I haven’t written anything lately about the music I’ve been listening to. 2010 has been pretty lackluster so far with regard to new releases, but 2009 is going to be a tough year to compete with. Here’s a smattering of what’s playing on my iPod right now:
Johnny Cash – American VI: Ain’t No Grave
Cash has long played the bard in the Bybee family. My Dad was a big fan of the Man in Black of the 1950s and 60s. Consequently, I grew up loving the boom-chicka-boom of Cash’s Sun years and early career. But I’m equally fond of his late career renaissance on the American label. Rick Rubin has produced the final chapter in the opus of an American legend. Death hangs like a pall over these songs, recorded just prior to Cash’s death in 2003. The title track is the best (aided by an appearance from the brothers Avett, no less), but Redemption Day, For the Good Times, and Last Night I Had the Strangest Dream are also great. This one is sure to make an appearance on my year-end list.
Dawes – North Hills
Dawes is an L.A.-based folk rock band that I recently heard on an episode of Chuck. (If you’re not watching Chuck — Mondays on NBC — you really should. Not only is it a great show, but every episode features some really cool music.) I promptly went out and picked up their North Hills LP (which is available on eMusic) and I can’t stop listening to it. According to their wiki page, Dawes recorded this album live to analog cassette, which gives it a classic, vintage sound. There are plenty of Crosby, Stills, & Nash-esque tunes here — That Western Skyline, When You Call My Name, Bedside Manner — but the best cut on the disc is When My Time Comes, whose soaring melody is firmly embedded in my mind now.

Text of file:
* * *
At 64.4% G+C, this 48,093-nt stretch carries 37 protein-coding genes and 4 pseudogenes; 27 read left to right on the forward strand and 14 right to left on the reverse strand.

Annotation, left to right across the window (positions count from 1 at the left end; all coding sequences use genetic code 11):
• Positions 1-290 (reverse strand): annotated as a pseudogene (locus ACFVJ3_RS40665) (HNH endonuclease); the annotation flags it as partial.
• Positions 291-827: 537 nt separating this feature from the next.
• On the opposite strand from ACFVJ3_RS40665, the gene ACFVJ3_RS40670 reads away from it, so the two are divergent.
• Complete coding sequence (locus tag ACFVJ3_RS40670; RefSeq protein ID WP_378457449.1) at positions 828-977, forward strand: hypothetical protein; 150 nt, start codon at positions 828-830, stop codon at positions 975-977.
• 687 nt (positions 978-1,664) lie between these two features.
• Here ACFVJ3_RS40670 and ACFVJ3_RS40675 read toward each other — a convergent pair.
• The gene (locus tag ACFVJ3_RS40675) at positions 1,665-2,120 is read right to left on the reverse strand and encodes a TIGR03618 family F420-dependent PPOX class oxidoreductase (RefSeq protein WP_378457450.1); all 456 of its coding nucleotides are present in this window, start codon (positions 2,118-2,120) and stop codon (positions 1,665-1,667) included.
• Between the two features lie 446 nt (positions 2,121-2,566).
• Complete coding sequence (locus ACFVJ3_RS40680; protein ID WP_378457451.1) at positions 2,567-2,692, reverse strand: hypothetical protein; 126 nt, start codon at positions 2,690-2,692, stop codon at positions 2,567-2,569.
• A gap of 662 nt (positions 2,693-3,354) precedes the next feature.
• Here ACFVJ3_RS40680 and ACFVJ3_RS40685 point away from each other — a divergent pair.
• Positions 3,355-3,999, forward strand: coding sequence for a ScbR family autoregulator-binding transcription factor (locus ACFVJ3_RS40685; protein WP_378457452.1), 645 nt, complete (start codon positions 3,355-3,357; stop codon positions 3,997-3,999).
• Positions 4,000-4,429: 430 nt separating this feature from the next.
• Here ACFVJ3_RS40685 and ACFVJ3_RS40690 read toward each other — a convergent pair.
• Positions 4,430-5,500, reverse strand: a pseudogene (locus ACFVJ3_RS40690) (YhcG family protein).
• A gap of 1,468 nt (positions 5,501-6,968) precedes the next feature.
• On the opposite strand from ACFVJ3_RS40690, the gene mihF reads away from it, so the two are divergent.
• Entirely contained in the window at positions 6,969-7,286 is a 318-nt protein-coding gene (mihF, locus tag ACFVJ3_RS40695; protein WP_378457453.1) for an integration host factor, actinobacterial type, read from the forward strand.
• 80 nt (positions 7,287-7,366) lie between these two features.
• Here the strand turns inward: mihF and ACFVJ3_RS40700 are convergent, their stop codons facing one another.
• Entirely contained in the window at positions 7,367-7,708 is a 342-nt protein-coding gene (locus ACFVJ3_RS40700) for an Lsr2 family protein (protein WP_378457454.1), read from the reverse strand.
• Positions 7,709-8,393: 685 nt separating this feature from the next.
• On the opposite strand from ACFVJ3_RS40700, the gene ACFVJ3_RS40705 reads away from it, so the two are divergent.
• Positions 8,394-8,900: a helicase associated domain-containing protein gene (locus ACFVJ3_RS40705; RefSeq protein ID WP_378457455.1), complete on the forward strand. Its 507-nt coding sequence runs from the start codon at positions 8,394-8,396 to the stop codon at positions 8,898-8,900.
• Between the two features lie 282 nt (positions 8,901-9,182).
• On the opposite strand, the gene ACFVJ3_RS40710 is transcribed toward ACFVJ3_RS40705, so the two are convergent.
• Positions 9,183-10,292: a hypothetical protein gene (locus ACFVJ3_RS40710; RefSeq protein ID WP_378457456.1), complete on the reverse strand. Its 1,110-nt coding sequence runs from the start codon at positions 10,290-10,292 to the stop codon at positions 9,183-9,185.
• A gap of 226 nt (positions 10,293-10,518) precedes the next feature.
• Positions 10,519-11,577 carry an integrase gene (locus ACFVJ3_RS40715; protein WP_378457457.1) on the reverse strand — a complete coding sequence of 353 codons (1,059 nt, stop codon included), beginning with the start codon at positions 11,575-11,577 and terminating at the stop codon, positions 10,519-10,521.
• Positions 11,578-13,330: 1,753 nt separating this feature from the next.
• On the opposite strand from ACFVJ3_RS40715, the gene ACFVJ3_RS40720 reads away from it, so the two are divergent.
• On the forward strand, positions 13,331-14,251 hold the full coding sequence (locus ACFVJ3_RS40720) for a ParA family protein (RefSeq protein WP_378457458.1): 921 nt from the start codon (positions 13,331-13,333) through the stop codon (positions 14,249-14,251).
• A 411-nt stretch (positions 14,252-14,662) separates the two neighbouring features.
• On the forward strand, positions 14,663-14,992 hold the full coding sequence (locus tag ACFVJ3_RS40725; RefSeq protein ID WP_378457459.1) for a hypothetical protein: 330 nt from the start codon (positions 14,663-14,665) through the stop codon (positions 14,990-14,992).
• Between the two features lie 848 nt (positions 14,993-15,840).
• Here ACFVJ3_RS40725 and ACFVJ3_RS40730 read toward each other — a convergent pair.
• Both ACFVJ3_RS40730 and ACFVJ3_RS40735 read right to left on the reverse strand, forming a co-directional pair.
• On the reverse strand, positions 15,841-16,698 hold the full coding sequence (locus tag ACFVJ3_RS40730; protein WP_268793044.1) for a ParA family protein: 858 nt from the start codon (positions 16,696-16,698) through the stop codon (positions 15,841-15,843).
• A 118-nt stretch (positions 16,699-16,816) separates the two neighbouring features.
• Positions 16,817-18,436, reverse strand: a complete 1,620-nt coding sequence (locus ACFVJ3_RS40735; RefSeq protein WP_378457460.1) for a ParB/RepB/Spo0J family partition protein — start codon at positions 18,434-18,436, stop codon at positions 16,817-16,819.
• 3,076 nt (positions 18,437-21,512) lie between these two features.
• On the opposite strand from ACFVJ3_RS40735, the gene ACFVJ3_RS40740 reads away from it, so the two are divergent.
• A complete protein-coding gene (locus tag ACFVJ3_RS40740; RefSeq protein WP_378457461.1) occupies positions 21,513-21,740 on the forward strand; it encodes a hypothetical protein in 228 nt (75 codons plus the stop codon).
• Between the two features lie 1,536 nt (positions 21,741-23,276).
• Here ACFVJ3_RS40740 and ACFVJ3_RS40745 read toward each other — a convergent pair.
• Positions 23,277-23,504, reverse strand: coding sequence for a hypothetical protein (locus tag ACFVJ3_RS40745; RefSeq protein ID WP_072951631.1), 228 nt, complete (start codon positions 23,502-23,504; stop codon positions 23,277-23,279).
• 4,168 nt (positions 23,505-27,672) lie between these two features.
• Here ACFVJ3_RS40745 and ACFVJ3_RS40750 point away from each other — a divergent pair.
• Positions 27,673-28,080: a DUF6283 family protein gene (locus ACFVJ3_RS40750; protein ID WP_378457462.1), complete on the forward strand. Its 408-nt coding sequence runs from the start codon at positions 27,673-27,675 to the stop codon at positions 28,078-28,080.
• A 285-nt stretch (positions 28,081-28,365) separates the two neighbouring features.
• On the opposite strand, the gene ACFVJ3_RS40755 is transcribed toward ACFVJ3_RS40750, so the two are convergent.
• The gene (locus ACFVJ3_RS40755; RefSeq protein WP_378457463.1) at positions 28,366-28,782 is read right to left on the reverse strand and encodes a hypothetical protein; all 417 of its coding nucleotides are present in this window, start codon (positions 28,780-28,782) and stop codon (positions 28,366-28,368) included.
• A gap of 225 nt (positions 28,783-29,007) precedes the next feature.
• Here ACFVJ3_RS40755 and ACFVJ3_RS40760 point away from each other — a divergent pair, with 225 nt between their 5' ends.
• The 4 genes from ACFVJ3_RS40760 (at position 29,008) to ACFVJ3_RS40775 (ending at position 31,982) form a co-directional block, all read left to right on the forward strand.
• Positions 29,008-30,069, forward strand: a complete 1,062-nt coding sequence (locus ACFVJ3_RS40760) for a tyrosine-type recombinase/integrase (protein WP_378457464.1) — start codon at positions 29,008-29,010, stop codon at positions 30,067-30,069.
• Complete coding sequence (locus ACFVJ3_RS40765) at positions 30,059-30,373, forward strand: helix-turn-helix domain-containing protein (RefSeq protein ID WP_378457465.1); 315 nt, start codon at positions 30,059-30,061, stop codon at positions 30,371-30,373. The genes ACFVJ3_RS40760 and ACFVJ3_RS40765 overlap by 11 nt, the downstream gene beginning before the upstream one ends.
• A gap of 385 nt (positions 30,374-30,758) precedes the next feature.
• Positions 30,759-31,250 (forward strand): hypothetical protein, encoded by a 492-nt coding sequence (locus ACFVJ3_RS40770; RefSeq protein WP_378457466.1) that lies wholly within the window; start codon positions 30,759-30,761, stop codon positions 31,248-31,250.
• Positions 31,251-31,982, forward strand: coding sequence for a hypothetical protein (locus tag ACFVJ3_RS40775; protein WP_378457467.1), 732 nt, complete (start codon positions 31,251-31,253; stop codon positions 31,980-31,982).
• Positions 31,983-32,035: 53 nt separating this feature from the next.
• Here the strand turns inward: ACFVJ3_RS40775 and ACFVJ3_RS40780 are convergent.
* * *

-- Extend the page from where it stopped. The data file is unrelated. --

Broken Bells – Broken Bells
I recently came across this indie band and I really like them. They’re kind of like Animal Collective, only good. Seriously, if you were down with Grizzly Bear’s Veckatimest last year, you’ll like Broken Bells, an unlikely collaboration between James Mercer — singer and guitarist of the jangly indie darlings, the Shins — and Brian Burton, a.k.a. Danger Mouse, a hip-hop & electronica producer with résumé credits including Beck, Gorillaz, and Gnarls Barkley. But the combination really works. Check out The High Road, Vaporize, and October and see for yourself. Another solid album in an otherwise unimpressive slate of 2010 releases.
I’ve also been listening to a lot of Radiohead lately; Dwight Yoakam, too. I had kind of forgotten how much I love Yoakam’s southern California country twang. Good stuff.